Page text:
East Fuji Maneuver Area in mainland Japan Sept. 17. Artillery Marines conduct critical training at Fuji --
EAST FUJI MANEUVER AREA, Japan — Marines successfully completed live-fire artillery training over the course of Artillery Relocation Training Program 12-2 at the East Fuji Maneuver Area Sept. 8-18.
Marines with 3rd Battalion, 12th Marine Regiment, 3rd Marine Division, III Marine Expeditionary Force, participated in ARTP 12-2 to sustain unit proficiency and enhance combat readiness in support of the U.S.-Japan Treaty of Mutual Cooperation and Security.
“The ARTP is important for the Marines because it allows them to perform live-fire training safely and accurately,” said Master Sgt. Thomas D. Veenstra, the field artillery chief for 3rd Bn., 12th Marines. “It also allows the battalion staff to exercise its ability to command and control the battalion in a realistic scenario.”
The howitzers are fired utilizing computational data from the fire direction center, where forward observers determine target locations the guns will fire upon and communicate those coordinates to Marines on the gun line, according to Veenstra.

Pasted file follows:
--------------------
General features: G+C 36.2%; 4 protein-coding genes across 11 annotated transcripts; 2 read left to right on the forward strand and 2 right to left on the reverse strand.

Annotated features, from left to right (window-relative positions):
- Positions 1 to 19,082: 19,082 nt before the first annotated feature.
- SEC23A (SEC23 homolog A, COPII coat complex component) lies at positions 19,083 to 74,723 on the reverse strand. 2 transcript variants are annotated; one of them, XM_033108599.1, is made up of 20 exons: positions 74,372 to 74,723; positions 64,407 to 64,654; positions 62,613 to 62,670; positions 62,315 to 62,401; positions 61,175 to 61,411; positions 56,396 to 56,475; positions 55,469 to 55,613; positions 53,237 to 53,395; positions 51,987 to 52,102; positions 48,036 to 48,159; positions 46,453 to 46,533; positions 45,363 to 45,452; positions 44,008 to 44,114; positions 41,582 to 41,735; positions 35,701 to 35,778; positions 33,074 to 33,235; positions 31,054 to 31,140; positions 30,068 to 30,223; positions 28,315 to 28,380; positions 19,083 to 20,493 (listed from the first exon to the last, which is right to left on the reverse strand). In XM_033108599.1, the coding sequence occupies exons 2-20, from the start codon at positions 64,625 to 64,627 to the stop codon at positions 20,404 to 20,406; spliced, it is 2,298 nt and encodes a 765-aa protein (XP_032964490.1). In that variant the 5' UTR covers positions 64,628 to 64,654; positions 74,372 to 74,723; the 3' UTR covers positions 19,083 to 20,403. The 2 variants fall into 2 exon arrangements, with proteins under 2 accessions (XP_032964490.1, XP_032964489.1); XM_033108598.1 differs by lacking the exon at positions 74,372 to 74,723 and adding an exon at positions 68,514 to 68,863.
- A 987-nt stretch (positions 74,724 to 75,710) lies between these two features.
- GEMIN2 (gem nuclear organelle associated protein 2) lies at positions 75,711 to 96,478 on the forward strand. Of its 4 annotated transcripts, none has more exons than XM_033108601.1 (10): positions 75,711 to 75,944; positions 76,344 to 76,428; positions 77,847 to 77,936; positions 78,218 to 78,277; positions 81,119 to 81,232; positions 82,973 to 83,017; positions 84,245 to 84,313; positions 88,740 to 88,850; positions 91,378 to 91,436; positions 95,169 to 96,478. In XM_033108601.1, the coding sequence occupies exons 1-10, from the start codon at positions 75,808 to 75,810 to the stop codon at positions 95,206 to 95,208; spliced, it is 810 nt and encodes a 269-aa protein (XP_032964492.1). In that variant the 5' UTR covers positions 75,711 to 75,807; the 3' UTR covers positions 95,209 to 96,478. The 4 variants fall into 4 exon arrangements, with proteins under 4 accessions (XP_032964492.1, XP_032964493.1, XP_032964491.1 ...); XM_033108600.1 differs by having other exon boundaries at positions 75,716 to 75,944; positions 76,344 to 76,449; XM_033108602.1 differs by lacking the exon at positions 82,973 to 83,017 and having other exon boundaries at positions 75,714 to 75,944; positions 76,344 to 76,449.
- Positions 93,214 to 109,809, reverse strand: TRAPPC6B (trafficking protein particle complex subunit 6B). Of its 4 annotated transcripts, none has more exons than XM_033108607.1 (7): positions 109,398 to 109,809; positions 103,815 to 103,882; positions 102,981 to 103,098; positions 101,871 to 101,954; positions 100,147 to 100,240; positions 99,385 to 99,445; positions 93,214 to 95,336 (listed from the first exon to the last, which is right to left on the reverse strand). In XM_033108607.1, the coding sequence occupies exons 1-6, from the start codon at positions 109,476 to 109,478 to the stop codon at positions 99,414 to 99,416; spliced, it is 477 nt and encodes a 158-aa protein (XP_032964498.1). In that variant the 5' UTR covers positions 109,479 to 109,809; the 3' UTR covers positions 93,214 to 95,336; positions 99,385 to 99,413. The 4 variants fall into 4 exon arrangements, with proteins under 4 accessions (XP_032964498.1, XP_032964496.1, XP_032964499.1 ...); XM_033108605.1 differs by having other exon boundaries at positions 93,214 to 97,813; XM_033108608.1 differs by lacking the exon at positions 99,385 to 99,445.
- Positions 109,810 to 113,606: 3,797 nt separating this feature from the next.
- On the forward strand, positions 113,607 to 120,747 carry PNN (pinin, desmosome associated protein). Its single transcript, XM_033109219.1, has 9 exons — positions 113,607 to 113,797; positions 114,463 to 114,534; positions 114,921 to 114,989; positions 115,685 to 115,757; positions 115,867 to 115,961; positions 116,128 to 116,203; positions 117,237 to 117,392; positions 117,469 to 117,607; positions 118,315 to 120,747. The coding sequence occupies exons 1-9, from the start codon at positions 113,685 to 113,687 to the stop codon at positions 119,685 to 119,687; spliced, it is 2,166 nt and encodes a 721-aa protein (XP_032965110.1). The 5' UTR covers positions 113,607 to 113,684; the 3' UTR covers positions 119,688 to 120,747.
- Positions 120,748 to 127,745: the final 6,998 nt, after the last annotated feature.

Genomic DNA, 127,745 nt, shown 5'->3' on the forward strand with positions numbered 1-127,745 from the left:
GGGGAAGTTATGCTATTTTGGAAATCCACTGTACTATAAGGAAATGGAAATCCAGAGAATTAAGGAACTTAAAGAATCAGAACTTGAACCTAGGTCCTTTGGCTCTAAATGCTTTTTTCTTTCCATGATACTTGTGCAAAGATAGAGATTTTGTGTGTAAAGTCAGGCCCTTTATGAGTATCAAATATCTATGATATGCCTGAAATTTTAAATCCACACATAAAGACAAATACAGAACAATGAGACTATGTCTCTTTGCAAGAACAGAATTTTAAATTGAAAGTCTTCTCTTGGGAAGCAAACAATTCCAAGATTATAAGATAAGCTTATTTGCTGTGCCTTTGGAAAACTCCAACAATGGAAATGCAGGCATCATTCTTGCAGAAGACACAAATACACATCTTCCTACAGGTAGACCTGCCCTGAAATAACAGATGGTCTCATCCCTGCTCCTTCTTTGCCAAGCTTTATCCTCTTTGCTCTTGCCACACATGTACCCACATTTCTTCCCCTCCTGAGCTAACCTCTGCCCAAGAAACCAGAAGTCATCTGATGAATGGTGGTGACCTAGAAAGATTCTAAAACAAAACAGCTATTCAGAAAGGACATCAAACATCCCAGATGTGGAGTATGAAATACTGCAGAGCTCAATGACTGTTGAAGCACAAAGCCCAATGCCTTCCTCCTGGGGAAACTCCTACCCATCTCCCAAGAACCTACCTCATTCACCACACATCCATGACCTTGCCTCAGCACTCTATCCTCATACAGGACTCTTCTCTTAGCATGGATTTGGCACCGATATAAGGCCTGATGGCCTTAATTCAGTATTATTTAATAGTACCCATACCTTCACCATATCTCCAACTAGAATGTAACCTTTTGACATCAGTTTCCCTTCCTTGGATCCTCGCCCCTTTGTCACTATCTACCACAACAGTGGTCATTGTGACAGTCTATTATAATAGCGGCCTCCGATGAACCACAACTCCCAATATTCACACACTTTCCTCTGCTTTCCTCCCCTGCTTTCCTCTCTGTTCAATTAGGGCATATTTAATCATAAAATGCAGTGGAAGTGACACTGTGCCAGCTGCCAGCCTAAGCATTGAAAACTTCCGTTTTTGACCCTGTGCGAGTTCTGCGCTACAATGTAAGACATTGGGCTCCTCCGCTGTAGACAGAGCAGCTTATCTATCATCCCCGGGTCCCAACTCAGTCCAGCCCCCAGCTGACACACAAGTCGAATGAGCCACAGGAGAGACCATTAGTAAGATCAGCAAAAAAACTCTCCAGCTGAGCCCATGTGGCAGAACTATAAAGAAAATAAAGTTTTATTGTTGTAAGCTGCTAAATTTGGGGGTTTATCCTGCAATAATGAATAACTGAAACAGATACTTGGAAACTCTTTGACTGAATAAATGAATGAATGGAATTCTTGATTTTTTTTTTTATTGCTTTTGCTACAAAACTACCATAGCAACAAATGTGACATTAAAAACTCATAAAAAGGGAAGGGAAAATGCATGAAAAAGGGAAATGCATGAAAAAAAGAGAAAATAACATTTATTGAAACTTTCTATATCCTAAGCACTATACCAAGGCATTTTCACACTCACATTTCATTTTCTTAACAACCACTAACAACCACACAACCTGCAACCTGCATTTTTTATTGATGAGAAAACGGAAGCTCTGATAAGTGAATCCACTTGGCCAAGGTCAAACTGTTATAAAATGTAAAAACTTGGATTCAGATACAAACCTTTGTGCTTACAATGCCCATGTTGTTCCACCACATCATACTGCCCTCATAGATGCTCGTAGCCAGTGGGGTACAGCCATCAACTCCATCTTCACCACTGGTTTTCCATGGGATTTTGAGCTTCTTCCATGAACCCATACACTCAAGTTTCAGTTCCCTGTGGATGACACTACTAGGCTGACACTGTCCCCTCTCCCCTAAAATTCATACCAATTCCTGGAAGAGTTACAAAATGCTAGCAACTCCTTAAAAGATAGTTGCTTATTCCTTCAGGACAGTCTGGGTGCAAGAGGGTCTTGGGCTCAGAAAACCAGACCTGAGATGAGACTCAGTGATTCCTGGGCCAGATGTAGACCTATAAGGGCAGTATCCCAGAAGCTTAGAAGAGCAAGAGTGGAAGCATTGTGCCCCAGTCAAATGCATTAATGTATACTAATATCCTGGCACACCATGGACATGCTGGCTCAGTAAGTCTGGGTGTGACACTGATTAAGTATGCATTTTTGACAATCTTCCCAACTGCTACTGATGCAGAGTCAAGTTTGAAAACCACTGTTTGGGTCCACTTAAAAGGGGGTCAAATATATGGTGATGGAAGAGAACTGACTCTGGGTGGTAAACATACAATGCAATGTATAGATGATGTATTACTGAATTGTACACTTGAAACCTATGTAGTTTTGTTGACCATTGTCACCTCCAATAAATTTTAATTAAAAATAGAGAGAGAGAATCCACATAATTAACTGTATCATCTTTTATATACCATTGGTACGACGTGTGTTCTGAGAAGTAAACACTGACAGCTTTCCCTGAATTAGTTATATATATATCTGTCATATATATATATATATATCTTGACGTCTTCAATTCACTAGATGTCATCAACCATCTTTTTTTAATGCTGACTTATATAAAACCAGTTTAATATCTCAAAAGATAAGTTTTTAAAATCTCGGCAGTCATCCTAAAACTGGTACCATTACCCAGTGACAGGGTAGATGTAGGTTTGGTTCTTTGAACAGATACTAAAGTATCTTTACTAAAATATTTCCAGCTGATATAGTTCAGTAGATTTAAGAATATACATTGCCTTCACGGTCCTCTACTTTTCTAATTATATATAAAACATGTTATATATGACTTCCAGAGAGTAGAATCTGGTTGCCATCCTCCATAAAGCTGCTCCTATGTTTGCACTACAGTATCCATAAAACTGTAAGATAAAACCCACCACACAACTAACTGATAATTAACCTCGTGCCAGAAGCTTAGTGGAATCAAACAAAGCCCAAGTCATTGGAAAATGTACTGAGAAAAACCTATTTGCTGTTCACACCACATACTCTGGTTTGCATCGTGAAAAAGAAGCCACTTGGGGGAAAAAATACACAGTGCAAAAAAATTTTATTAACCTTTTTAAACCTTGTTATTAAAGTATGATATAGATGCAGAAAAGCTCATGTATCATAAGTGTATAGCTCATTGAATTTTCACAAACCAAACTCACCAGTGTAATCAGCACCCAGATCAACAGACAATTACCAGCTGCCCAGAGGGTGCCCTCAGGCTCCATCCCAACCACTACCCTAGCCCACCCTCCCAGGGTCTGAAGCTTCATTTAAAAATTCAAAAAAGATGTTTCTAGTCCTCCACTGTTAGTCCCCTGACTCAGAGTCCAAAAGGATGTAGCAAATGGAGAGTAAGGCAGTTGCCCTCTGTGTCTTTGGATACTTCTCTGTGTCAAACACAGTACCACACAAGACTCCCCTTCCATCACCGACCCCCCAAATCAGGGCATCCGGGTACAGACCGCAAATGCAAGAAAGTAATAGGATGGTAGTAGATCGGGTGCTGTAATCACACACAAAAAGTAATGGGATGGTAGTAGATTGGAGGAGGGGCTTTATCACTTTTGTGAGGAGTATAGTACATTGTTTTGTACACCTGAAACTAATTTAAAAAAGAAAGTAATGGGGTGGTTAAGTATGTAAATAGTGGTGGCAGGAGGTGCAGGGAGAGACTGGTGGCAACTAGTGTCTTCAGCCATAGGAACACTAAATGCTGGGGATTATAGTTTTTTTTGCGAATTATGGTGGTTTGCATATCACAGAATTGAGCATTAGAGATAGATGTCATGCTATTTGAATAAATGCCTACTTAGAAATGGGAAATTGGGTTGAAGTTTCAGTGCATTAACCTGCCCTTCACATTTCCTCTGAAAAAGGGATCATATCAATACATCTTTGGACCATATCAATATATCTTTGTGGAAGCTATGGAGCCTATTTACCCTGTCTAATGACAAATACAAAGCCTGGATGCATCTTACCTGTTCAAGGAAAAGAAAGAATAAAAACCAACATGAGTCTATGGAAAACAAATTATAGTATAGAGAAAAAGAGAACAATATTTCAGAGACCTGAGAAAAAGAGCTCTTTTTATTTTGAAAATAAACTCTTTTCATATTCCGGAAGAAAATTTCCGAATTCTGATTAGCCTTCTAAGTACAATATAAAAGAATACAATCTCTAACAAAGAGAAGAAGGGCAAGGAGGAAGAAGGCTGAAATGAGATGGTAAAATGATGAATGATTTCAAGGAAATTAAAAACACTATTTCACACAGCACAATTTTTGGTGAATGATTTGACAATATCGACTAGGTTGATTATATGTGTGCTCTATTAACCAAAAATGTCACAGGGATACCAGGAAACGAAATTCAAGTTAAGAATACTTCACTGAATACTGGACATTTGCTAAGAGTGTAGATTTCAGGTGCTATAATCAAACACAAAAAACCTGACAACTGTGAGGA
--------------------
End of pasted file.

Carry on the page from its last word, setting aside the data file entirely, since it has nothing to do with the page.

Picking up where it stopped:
“The section chief verifies and relays the information, fires when ready, and adjusts aim with feedback from the FDC,” said Veenstra. “The firing adjustments continue until the target is within effects of the rounds, when the batteries follow up with a fire for effect (mission).”
While the Marines practiced live-fire using modern digital technology to establish location and direction, they also practiced more traditional, manual methods of obtaining firing direction and targets, according to Lance Cpl. Terice T. Lawson, a field artillery cannoneer with the battalion.
“It’s like using the iron sights on your service rifle rather than the (optic),” said Lawson. “If you don’t practice with both, you won’t be as effective in situations where the digital technology is not functioning properly.”
Over the course of 10 live-fire training days, the Marines conducted battery-level, battalion-level and regimental-level live-fire exercises. The East Fuji Maneuver Area allowed the Marines to train in a different environment and climate, an opportunity which is critical to the battalion’s core mission.
“Artillery provides the maneuver commander all-weather, all-terrain fire support,” said Veenstra. “It gives him flexibility in his fire-support plan.”
“Our job is to protect and support ground forces,” said Lawson. “That’s why we have to move with speed and intensity. We practice all methods of fire, so that we can continue to support boots on the ground.”
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